• Measuring well-being and inclusiveness in cities

    This chapter provides evidence on recent trends in well-being and inclusiveness in OECD metropolitan areas. Well-being indicators cover several dimensions of people’s life, which are grouped into two major policy domains: the first relates to expanding opportunities to people through inclusive education, labour market and income; the second relates to an inclusive urban environment through policies for housing, transport, service provision and subjective measures. Inclusiveness in metropolitan areas is assessed in terms of income inequality.

  • A three-dimensional measure of inclusive growth in regions

    This chapter proposes a measure of inclusive growth that integrates the income dimension with non-income outcomes, jobs and health, and takes into account the distribution of income among different household groups. Following the OECD inclusive growth framework, this summary measure of welfare – expressed in monetary terms and called multidimensional living standards – is applied to 209 OECD regions covering the period 2003-12. This is the first time that such data have been collected and analysed in this way at subnational level. The chapter describes levels and trends of multidimensional living standards in regions focusing on three aspects. It first looks at whether the different components of living standards reinforce each other in regions; second, it analyses whether economic growth in regions translates into higher multidimensional living standards; finally, the chapter explores whether living standards have followed different trends in metropolitan regions compared with the other parts of a country.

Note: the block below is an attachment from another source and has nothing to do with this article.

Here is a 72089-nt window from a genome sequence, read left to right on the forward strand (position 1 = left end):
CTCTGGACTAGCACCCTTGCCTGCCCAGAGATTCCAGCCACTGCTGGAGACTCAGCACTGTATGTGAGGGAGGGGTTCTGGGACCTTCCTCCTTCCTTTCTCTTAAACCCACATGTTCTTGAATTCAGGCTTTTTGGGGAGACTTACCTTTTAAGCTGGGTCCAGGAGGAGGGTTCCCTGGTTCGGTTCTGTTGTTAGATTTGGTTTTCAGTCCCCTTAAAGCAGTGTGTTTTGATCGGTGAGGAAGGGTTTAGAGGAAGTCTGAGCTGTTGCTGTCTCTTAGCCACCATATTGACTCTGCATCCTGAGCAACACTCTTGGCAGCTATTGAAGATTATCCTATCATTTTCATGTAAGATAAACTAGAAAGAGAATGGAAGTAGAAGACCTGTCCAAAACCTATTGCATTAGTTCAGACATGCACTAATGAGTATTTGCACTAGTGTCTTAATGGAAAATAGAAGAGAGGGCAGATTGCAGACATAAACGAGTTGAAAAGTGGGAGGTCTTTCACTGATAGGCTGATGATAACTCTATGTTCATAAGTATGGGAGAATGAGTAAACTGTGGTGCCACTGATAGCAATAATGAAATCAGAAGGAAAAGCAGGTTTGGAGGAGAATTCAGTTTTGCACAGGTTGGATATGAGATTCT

• Together or separated? The geography of inequality in cities

    This chapter provides evidence on the spatial dimension of inequality in metropolitan areas, assessed at both the neighbourhood scale and at a larger spatial scale (municipalities). First, levels and trends of spatial segregation of people by income are computed and compared across OECD metropolitan areas. Second, the chapter discusses the implications of spatial segregation on future earnings and inequality. Finally, it assesses the main factors that are associated with higher spatial inequality in OECD metropolitan areas.

  • Policies and partnerships for inclusive growth in cities: A framework for action

    This chapter examines a selection of policy options and partnerships for pursuing inclusive growth in cities. First, it sets out a framework to help national and city governments join forces towards making cities more prosperous and equitable. Second, it reviews a range of policy tools that aim to improve urban residents’ life prospects, both in terms of human and social capital (jobs and education) and in terms of the urban built environment (housing, transport, environment). Finally, it offers a set of guidelines to help decision makers implement policies for more inclusive growth in cities.